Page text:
The Swiss National Registry for Primary Immunodeficiency Disorders (PID) was established in 2008, constituting a nationwide network of paediatric and adult departments involved in the care of patients with PID at university medical centres, affiliated teaching hospitals and medical institutions. The registry collects anonymized clinical and genetic information on PID patients and is set up within the framework of the European database for PID, run by the European Society of Immunodeficiency Diseases. To date, a total of 348 patients are registered in Switzerland, indicating an estimated minimal prevalence of 4·2 patients per 100 000 inhabitants. Distribution of different PID categories, age and gender are similar to the European cohort of currently 19 091 registered patients: 'predominantly antibody disorders' are the most common diseases observed (n = 217/348, 62%), followed by 'phagocytic disorders' (n = 31/348, 9%). As expected, 'predominantly antibody disorders' are more prevalent in adults than in children (78 versus 31%). Within this category, 'common variable immunodeficiency disorder' (CVID) is the most prevalent PID (n = 98/217, 45%), followed by 'other hypogammaglobulinaemias' (i.e. a group of non-classified hypogammaglobulinaemias) (n = 54/217, 25%). Among 'phagocytic disorders', 'chronic granulomatous disease' is the most prevalent PID (n = 27/31, 87%). The diagnostic delay between onset of symptoms and diagnosis is high, with a median of 6 years for CVID and more than 3 years for 'other hypogammaglobulinaemias'.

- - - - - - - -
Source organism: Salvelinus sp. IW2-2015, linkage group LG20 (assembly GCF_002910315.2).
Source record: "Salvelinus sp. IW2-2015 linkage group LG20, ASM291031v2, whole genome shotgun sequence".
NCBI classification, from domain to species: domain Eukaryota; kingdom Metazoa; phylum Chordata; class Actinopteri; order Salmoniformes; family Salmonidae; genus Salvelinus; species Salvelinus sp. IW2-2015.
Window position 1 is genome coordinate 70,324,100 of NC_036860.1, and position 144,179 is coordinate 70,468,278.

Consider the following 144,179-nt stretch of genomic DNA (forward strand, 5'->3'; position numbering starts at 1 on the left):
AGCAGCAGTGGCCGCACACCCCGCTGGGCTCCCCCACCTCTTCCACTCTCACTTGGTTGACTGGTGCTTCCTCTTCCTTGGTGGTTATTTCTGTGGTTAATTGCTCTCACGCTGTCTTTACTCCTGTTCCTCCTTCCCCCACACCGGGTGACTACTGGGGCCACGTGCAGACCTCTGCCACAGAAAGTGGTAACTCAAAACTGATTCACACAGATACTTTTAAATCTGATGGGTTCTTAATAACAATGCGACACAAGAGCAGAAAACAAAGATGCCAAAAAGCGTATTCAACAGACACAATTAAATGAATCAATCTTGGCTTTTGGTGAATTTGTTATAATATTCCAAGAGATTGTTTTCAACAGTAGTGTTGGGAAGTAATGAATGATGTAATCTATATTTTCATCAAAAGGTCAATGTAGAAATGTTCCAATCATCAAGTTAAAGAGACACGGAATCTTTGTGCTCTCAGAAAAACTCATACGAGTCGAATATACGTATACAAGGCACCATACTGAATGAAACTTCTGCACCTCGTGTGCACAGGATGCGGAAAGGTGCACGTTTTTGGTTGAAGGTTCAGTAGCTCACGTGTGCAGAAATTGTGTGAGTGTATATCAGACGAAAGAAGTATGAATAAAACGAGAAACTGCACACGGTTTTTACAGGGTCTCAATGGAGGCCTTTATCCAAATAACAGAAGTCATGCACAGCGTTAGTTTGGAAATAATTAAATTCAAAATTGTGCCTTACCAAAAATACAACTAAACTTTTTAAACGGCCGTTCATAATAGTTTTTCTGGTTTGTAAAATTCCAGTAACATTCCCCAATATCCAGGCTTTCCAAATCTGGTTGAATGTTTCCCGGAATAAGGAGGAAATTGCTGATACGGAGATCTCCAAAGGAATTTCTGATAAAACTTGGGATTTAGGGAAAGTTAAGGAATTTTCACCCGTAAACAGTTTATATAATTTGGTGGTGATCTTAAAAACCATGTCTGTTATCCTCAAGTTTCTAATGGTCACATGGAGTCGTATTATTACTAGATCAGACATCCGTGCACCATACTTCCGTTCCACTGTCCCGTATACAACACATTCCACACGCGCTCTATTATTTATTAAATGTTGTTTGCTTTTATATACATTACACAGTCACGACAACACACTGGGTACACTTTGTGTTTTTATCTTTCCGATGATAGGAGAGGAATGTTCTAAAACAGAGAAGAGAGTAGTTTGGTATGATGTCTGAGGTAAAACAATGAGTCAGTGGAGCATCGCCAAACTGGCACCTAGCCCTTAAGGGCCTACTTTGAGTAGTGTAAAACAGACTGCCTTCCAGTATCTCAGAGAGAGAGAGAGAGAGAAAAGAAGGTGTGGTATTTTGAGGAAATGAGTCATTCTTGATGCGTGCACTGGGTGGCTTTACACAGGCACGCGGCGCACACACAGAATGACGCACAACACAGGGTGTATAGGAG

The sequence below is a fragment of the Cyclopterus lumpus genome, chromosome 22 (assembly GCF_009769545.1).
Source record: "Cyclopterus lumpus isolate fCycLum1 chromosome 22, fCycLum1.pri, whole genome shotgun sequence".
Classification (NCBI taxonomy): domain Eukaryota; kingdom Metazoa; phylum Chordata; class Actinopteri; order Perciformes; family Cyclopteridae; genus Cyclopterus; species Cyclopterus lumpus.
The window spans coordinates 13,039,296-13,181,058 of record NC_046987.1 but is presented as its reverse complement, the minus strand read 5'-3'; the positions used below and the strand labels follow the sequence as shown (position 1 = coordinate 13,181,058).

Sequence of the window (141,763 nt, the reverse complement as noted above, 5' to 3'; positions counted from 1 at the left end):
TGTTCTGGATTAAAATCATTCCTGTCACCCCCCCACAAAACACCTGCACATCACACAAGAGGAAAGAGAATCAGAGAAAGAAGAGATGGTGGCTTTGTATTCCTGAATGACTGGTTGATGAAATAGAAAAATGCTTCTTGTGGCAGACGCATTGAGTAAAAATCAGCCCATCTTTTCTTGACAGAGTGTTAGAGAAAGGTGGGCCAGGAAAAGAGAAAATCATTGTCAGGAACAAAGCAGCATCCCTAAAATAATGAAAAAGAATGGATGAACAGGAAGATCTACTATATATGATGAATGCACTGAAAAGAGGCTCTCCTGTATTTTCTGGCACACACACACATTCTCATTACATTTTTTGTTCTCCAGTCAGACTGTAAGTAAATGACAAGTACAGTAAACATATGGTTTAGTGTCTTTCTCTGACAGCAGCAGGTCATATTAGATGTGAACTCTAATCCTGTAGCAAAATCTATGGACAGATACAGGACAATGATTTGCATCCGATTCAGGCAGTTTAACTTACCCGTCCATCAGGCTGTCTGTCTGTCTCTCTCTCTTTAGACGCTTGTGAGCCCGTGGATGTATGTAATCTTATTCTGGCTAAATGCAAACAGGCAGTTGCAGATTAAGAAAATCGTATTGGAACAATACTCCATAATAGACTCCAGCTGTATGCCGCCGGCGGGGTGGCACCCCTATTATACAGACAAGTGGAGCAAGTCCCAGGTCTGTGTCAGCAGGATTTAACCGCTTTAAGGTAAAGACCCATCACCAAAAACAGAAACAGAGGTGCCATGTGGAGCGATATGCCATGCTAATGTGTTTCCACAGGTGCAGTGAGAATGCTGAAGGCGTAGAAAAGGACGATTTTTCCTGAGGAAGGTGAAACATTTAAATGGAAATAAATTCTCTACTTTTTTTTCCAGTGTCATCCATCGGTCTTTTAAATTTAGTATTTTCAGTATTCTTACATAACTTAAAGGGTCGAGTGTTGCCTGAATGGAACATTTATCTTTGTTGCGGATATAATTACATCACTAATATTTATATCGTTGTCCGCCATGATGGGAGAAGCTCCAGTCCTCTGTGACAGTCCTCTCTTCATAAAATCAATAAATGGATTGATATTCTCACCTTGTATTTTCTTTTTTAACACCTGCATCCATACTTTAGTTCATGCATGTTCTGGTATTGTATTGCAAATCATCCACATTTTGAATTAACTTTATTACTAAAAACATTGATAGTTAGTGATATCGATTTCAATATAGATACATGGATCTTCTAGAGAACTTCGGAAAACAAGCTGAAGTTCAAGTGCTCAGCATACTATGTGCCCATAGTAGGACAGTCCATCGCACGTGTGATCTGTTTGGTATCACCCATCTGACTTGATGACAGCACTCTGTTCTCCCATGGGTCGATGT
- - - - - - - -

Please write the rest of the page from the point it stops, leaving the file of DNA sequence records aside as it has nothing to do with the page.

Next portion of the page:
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              Respiratory disease in common variable immunodeficiency and other primary immunodeficiency disorders.

              Respiratory disease is a significant cause of morbidity and mortality amongst patients with primary immunodeficiency disorders. Computed tomography (CT) plays an important role in the multidisciplinary approach to these conditions, in detecting, characterizing, and quantifying the extent of lung damage and in directing treatment. The aim of this review is to classify the primary immunodeficiency disorders and describe the thoracic complications and the associated CT findings whilst discussing the role of radiology in diagnosis and surveillance. Copyright © 2012 The Royal College of Radiologists. Published by Elsevier Ltd. All rights reserved.